‘You Can Have It’ is a poem about a man’s loss of enthusiasm towards life and his desire to regain the things and people that made it more colorful. The poem conveys this message through the persona’s narrative, set in Detroit in the year 1948.
Philip Levine is the poet behind this piece, and it is regarded as one of his best poems. He often wrote semiautobiographical poems about simple daily life. Levine's poems particularly revolved around his work life, and 'You Can Have It' is no exception.
My brother comes home from work
and climbs the stairs to our room.
I can hear the bed groan and his shoes drop
one by one. You can have it, he says.
‘The Simple Truth’ by Philip Levine is a thoughtful narrative poem that explores life’s “simple truths” and how fundamental they are to our understanding of the world.
Philip Levine was a prominent poet in 20th-century American poetry, known for his straightforward style and themes of working-class life. This poem should be considered among his best due to its use of plain language and highly relatable themes. Many readers from all walks of life will find themselves connecting to the poet's assertion that simple truths are fundamental to "our" identities.
I bought a dollar and a half's worth of small red potatoes,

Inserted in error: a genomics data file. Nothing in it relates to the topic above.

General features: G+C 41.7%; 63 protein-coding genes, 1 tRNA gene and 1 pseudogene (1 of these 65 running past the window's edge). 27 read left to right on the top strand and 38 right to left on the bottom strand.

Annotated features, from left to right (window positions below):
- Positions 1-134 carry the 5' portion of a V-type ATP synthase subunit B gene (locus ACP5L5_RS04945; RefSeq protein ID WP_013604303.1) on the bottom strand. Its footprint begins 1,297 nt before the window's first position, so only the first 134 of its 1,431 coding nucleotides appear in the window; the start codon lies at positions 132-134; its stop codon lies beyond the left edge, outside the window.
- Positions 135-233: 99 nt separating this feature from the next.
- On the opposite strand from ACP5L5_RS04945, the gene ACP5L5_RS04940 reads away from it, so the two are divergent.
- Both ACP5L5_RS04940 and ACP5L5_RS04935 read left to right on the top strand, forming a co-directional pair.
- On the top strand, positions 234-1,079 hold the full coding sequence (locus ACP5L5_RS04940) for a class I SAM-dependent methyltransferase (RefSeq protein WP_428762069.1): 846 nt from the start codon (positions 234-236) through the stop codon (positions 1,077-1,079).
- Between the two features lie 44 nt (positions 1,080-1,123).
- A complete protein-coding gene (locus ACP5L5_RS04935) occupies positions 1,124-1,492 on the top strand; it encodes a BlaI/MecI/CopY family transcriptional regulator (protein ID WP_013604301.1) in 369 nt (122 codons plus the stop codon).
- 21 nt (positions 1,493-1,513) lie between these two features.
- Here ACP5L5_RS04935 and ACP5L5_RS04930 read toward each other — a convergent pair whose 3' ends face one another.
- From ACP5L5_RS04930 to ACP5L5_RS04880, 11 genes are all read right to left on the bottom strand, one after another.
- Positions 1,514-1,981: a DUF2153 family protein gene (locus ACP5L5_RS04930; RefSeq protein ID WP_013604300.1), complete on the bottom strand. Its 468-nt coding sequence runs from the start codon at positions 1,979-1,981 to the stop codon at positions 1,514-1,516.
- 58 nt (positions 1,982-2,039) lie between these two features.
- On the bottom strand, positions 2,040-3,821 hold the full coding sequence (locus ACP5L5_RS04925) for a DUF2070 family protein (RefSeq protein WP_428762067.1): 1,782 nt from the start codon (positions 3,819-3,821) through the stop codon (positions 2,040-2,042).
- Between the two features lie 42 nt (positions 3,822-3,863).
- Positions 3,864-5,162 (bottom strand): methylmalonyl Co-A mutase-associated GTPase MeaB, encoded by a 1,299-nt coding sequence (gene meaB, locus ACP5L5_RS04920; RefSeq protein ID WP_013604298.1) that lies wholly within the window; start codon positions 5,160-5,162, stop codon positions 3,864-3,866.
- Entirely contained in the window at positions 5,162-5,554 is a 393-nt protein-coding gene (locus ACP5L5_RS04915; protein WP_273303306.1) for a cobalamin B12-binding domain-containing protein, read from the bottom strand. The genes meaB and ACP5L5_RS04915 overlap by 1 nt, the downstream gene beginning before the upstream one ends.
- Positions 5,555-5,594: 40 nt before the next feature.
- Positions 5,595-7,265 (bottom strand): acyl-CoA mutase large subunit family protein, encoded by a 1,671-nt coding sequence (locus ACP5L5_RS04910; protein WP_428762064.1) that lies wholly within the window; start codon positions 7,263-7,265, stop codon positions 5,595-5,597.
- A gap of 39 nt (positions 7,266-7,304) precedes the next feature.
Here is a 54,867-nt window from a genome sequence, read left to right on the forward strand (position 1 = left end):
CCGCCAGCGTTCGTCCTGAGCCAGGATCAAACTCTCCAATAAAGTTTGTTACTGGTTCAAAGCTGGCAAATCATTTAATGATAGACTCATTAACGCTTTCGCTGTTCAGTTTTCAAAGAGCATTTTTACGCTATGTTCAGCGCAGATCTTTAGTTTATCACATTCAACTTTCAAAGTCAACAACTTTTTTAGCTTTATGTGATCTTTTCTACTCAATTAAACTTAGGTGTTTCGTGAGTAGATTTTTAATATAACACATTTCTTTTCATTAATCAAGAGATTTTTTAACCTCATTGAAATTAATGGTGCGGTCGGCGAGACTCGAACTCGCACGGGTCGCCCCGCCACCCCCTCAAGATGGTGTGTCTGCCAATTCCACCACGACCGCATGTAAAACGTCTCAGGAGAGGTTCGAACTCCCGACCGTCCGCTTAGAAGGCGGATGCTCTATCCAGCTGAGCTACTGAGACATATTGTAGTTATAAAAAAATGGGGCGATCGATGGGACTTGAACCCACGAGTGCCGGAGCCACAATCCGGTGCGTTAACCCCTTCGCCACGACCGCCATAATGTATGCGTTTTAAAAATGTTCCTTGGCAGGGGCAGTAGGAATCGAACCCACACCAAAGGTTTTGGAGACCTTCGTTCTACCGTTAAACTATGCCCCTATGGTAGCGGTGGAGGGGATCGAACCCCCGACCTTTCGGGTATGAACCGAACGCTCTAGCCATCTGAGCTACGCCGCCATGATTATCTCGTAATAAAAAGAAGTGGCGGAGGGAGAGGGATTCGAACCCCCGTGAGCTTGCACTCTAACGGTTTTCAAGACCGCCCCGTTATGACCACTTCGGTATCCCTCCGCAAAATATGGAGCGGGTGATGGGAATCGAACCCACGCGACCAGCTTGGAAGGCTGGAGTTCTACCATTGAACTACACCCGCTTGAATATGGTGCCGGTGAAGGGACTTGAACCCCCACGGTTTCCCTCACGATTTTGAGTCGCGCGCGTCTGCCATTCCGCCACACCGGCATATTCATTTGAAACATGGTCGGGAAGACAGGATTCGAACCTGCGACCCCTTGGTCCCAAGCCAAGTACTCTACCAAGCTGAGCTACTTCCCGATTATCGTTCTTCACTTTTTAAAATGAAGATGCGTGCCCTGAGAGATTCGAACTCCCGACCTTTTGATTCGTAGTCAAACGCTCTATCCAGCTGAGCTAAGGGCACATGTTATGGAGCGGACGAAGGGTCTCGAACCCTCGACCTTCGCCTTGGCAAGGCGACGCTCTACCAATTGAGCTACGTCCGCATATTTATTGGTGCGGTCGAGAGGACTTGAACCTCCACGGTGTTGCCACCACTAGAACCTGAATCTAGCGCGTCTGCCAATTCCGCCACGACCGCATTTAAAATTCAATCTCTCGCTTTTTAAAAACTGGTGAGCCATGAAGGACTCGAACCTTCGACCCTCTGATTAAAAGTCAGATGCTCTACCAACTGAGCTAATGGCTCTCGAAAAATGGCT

took them home, boiled them in their jackets
and ate them for dinner with a little butter and salt.
Then I walked through the dried fields
‘They Feed They Lion’ by Philip Levine is a powerful poem that visualizes a scene of apocalyptic proportions. It was inspired by the aftermath of the 1967 Detroit riots.
There’s a reason 'They Feed They Lion' is one of Philip Levine’s most well-known pieces. From its vividly evocative imagery and surreal use of language, it’s a poem that conveys, on a visceral level, its themes of consumption and rebellion. The poem features several powerful examples of contrast, or juxtaposition, as the destruction and world-ending events are alluded to as the just reaction of oppressed peoples.
Out of burlap sacks, out of bearing butter,
Out of black bean and wet slate bread,
Out of the acids of rage, the candor of tar,
Out of creosote, gasoline, drive shafts, wooden dollies,
‘What Work Is’ by Philip Levine attempts to reconcile the speaker’s perceptions of what work is versus the tormenting experience of waiting for it.
This poem by Philip Levine first appears to be about answering the title's question: what is work? But the speaker is pushed to ruminate about their understanding of work and how that has affected their relationship with their brother. It's a poem about discovering empathy in personal experience and struggling to reconcile that revelation.
We stand in the rain in a long line
waiting at Ford Highland Park. For work.
You know what work is—if you’re
old enough to read this you know what